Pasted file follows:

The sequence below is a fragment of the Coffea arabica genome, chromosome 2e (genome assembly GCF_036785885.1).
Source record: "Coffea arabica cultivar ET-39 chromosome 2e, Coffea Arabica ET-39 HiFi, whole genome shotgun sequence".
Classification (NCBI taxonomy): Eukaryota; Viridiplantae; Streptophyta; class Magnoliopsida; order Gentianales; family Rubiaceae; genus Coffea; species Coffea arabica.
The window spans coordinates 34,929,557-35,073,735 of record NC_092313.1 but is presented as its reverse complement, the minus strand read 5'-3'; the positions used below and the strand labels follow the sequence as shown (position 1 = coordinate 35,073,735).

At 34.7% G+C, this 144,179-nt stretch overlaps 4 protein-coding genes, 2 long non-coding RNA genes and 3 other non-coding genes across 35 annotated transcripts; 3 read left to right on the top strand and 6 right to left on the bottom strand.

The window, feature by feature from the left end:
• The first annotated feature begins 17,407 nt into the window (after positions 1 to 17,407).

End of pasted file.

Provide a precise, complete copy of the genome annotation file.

The sequence below is a fragment of the Coffea arabica genome, chromosome 2e (genome assembly GCF_036785885.1).
Source record: "Coffea arabica cultivar ET-39 chromosome 2e, Coffea Arabica ET-39 HiFi, whole genome shotgun sequence".
Classification (NCBI taxonomy): Eukaryota; Viridiplantae; Streptophyta; class Magnoliopsida; order Gentianales; family Rubiaceae; genus Coffea; species Coffea arabica.
The window spans coordinates 34,929,557-35,073,735 of record NC_092313.1 but is presented as its reverse complement, the minus strand read 5'-3'; the positions used below and the strand labels follow the sequence as shown (position 1 = coordinate 35,073,735).

At 34.7% G+C, this 144,179-nt stretch overlaps 4 protein-coding genes, 2 long non-coding RNA genes and 3 other non-coding genes across 35 annotated transcripts; 3 read left to right on the top strand and 6 right to left on the bottom strand.

The window, feature by feature from the left end:
• The first annotated feature begins 17,407 nt into the window (after positions 1 to 17,407).